Eastern U.S. prepares for snow melt, rain
Thursday, February 20, 2003 Posted: 12:01 PM EST (1701 GMT)
A truck dumps snow in Washington Wednesday.
WASHINGTON (CNN) -- Days after a record-setting snowstorm slammed the eastern United States, emergency officials were preparing for the possibility of flooding from melting snow and heavy rain.
In Washington, this week's snowfall is estimated to equal roughly 2 billion gallons of water when it melts, according to experts. Worse, another 2 billion gallons of rain is expected from heavy rain forecast for this weekend.
Washington's top water and sewer engineer said those figures are ominous.
"Compare that to about 200 million gallons that we handle every day through the district sewer system [and it] means that we have some challenges ahead of us," said Washington's Water and Sewer Authority's Mike Marcotte."
Many residents of the Potomac and Susquehanna river basins remember damaging floods that followed a similar massive snowfall in 1996.
After that snowstorm, the Potomac River claimed popular Washington waterfront restaurant districts, and Pennsylvania's Susquehanna River rose 10 to 15 feet in a single day, according to The Associated Press.
"With all of this snow on the ground, the potential is there for serious flooding," Pennsylvania Emergency Management Agency Director David M. Sanko told the AP.
"We're hoping that the snow melts slowly, but as history has shown us over and over again, warming temperatures can lead to disaster," Sanko said.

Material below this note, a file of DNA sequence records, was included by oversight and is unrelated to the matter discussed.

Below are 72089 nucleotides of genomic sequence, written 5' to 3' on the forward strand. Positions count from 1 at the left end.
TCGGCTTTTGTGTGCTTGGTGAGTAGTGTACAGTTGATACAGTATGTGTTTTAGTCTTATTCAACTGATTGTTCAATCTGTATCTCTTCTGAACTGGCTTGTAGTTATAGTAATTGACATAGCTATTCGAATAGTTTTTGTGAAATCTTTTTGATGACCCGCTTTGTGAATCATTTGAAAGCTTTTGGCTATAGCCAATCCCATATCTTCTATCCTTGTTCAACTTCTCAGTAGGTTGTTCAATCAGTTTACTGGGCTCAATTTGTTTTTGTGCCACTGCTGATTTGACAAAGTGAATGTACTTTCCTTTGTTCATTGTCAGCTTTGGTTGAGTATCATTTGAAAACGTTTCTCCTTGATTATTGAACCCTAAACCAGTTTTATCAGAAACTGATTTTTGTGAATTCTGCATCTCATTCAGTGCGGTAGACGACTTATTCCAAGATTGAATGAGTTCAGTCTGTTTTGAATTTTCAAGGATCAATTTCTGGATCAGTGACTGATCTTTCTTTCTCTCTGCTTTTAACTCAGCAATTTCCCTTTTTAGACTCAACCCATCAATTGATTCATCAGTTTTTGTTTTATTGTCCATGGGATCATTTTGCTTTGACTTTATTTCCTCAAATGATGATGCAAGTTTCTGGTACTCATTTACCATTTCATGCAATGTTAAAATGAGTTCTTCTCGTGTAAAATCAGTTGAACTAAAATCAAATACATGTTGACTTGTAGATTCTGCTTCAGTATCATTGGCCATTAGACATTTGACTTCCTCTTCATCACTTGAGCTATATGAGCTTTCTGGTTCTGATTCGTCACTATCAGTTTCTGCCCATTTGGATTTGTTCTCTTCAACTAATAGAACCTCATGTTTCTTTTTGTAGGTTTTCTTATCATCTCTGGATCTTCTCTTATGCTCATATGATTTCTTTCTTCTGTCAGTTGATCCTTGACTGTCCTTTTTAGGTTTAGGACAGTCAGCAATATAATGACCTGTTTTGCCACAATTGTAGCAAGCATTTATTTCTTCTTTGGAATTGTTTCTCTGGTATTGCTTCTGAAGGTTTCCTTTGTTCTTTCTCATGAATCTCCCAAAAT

In Baltimore and in New Jersey cities, authorities were urging residents to shovel snow away from sewer grates to give rain and melting snow a place to go, according to AP.
Officials in Northern Virginia told the AP they were monitoring the Potomac upstream from the Washington area in hopes of warning vulnerable residential and tourist locations downriver -- such as Alexandria's Old Town district -- to prepare for the worst.
Dawn Eischen, a spokeswoman for Virginia's Department of Emergency Management, said early flood warnings are rare.
"With three or four days ahead of time, we're trying to do something right now," she told the AP.
Across the Potomac, crews in the nation's capital were working around the clock to clear sewer catch basins so melting slush has somewhere to go, and truck drivers were dumping loads of snow at safe riverside locations.
But Marcotte said his workers have scratched only "the tip of the iceberg."
"Our issue is going to be to try to move as much of that snow and get it off the street as possible between now and Friday or Saturday," he said.